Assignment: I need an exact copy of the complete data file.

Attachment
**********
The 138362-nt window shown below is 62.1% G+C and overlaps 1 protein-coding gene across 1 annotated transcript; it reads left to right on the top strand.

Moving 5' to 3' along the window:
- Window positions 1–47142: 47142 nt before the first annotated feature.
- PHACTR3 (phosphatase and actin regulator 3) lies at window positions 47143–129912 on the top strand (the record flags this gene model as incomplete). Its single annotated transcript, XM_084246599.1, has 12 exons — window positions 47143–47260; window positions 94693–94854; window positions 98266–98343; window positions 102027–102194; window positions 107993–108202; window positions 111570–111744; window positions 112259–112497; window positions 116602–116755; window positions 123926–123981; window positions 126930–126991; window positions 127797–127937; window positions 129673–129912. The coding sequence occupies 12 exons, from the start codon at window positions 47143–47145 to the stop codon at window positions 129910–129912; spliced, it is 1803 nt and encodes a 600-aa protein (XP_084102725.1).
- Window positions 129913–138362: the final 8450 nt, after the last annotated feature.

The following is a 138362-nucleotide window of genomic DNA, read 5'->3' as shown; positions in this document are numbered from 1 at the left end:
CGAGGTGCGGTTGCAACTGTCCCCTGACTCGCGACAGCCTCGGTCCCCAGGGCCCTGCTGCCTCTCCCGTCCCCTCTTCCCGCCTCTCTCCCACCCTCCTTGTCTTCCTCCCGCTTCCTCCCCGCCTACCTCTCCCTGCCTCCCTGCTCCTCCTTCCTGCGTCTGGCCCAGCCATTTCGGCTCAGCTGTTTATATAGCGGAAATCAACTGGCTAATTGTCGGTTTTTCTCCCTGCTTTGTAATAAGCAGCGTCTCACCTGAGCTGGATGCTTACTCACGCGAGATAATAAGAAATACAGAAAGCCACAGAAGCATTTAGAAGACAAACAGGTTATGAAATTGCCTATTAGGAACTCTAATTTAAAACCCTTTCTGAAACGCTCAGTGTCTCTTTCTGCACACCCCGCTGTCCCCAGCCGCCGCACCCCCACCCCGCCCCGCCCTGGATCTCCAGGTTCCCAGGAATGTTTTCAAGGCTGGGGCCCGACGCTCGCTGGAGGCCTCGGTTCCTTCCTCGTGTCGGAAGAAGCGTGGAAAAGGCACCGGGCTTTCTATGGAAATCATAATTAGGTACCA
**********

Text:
The 138362-nt window shown below is 62.1% G+C and overlaps 1 protein-coding gene across 1 annotated transcript; it reads left to right on the top strand.

Moving 5' to 3' along the window:
- Window positions 1–47142: 47142 nt before the first annotated feature.
- PHACTR3 (phosphatase and actin regulator 3) lies at window positions 47143–129912 on the top strand (the record flags this gene model as incomplete). Its single annotated transcript, XM_084246599.1, has 12 exons — window positions 47143–47260; window positions 94693–94854; window positions 98266–98343; window positions 102027–102194; window positions 107993–108202; window positions 111570–111744; window positions 112259–112497; window positions 116602–116755; window positions 123926–123981; window positions 126930–126991; window positions 127797–127937; window positions 129673–129912. The coding sequence occupies 12 exons, from the start codon at window positions 47143–47145 to the stop codon at window positions 129910–129912; spliced, it is 1803 nt and encodes a 600-aa protein (XP_084102725.1).
- Window positions 129913–138362: the final 8450 nt, after the last annotated feature.

The following is a 138362-nucleotide window of genomic DNA, read 5'->3' as shown; positions in this document are numbered from 1 at the left end:
CGAGGTGCGGTTGCAACTGTCCCCTGACTCGCGACAGCCTCGGTCCCCAGGGCCCTGCTGCCTCTCCCGTCCCCTCTTCCCGCCTCTCTCCCACCCTCCTTGTCTTCCTCCCGCTTCCTCCCCGCCTACCTCTCCCTGCCTCCCTGCTCCTCCTTCCTGCGTCTGGCCCAGCCATTTCGGCTCAGCTGTTTATATAGCGGAAATCAACTGGCTAATTGTCGGTTTTTCTCCCTGCTTTGTAATAAGCAGCGTCTCACCTGAGCTGGATGCTTACTCACGCGAGATAATAAGAAATACAGAAAGCCACAGAAGCATTTAGAAGACAAACAGGTTATGAAATTGCCTATTAGGAACTCTAATTTAAAACCCTTTCTGAAACGCTCAGTGTCTCTTTCTGCACACCCCGCTGTCCCCAGCCGCCGCACCCCCACCCCGCCCCGCCCTGGATCTCCAGGTTCCCAGGAATGTTTTCAAGGCTGGGGCCCGACGCTCGCTGGAGGCCTCGGTTCCTTCCTCGTGTCGGAAGAAGCGTGGAAAAGGCACCGGGCTTTCTATGGAAATCATAATTAGGTACCA